Treatment Of Hallucinations

For hallucinations in the setting of schizophrenia, medications that alter transmission of dopamine and related neurotransmitters, termed neuroleptics, are the mainstay of treatment. In other settings, the first step in the treatment of hallucinations is to address the condition that underlies their existence. When this is impossible or ineffective, neuroleptic medications may be tried. However, these tend to be less effective in settings that do not involve limbic, striatal, or dopa-minergic pathology. Fortunately, hallucinations in the setting of sensory input disorders, where neuroleptics are least effective, are often less disturbing to those experiencing them, as described previously. Such hallucinations sometimes respond to carbamazepine, a medication often used for seizure prevention, mood stabilization, or control of pain originating in the nervous system. This is consistent with models of aberrant neural activity described previously.

When hallucinations are distressing and unresponsive to medication, psychological treatments may be helpful. Cognitive-behavioral approaches involve distracting activities or sensory input as well as behavioral and cognitive tasks. Supportive approaches involve helping patients understand their condition, solve problems, and adapt to reality. Psychological approaches tend to decrease distress associated with hallucinations and improve overall functioning rather than ameliorate hallucinations per se.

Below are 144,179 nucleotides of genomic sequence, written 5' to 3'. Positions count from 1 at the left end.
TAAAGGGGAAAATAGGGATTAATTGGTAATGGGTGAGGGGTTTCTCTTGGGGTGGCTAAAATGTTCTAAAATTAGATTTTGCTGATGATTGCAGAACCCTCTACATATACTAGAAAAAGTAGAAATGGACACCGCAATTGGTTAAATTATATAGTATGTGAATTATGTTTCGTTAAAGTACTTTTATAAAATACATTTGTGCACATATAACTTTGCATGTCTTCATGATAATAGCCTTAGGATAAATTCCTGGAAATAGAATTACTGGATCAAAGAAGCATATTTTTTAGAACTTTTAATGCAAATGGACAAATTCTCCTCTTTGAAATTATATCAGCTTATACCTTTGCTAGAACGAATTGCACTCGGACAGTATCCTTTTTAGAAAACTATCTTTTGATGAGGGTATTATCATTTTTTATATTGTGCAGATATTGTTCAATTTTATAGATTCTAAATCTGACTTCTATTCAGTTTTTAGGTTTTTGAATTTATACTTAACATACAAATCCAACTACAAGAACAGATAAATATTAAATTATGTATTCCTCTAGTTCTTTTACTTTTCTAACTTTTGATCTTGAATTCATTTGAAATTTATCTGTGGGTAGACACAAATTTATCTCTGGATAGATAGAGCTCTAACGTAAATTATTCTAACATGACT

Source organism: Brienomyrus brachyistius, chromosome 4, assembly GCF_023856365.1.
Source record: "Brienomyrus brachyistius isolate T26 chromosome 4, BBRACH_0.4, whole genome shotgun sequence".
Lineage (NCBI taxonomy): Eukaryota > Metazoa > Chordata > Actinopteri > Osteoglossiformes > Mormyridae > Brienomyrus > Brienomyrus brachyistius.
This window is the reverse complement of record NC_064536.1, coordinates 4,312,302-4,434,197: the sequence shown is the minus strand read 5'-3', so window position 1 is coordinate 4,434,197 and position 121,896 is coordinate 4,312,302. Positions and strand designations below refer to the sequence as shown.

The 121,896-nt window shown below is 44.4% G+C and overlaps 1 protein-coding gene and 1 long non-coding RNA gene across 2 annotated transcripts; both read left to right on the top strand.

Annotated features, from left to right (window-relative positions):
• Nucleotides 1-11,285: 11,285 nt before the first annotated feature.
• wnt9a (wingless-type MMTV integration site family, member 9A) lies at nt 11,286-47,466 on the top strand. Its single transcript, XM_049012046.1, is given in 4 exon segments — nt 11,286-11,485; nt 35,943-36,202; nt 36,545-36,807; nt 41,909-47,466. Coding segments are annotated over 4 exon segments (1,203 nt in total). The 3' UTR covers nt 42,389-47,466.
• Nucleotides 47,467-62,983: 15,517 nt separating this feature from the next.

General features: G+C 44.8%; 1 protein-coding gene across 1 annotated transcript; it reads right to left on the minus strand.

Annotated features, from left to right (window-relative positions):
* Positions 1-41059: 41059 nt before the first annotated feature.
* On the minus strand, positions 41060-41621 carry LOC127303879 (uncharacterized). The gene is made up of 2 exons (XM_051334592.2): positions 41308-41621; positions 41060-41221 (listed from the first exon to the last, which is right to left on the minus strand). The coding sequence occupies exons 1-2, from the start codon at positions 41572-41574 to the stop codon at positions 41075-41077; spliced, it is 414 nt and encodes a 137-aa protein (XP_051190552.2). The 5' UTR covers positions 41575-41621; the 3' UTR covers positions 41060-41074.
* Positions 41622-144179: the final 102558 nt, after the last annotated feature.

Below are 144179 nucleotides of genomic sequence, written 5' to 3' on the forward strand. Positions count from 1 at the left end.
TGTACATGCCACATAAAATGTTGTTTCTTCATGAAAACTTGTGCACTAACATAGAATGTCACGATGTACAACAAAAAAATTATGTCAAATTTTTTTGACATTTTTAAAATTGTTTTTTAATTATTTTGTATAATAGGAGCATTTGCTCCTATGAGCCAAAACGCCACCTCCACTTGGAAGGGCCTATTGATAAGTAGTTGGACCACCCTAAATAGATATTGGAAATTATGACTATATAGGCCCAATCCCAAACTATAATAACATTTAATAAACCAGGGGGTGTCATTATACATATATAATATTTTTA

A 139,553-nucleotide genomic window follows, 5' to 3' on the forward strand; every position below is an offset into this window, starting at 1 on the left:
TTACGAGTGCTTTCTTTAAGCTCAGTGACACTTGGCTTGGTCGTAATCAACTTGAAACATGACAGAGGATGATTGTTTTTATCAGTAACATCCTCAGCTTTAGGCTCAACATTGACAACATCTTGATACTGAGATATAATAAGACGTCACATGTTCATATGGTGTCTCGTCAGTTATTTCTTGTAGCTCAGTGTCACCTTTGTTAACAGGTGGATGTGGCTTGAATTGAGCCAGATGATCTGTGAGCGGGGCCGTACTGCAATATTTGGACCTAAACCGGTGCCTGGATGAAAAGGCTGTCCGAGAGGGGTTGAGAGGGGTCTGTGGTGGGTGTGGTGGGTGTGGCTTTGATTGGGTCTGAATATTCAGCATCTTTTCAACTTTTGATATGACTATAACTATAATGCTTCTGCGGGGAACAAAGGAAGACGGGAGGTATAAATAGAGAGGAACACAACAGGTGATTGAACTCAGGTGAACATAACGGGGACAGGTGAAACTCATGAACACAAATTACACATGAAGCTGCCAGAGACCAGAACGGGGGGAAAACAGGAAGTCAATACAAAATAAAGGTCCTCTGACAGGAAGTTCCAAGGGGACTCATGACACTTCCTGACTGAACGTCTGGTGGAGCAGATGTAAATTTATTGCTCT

Future developments in the treatment of hallucinations are likely to be guided by the functional neuroanatomic approach. Recent investigations into the mechanism of action of antipsychotic medications have increasingly focused on the specific cerebral regions modulated by relevant neurotransmitters. In addition, a recent study examined the efficacy of transcranial magnetic stimulation (TMS), a novel technique for altering focal cortical activity through application of a magnetic pulse, in the treatment of persistent auditory hallucinations in schizophrenic patients. The results suggest that administration of TMS to the left temporoparietal regions noted (in the PET study discussed previously) to be active during auditory hallucinations can markedly decrease the severity of such events.

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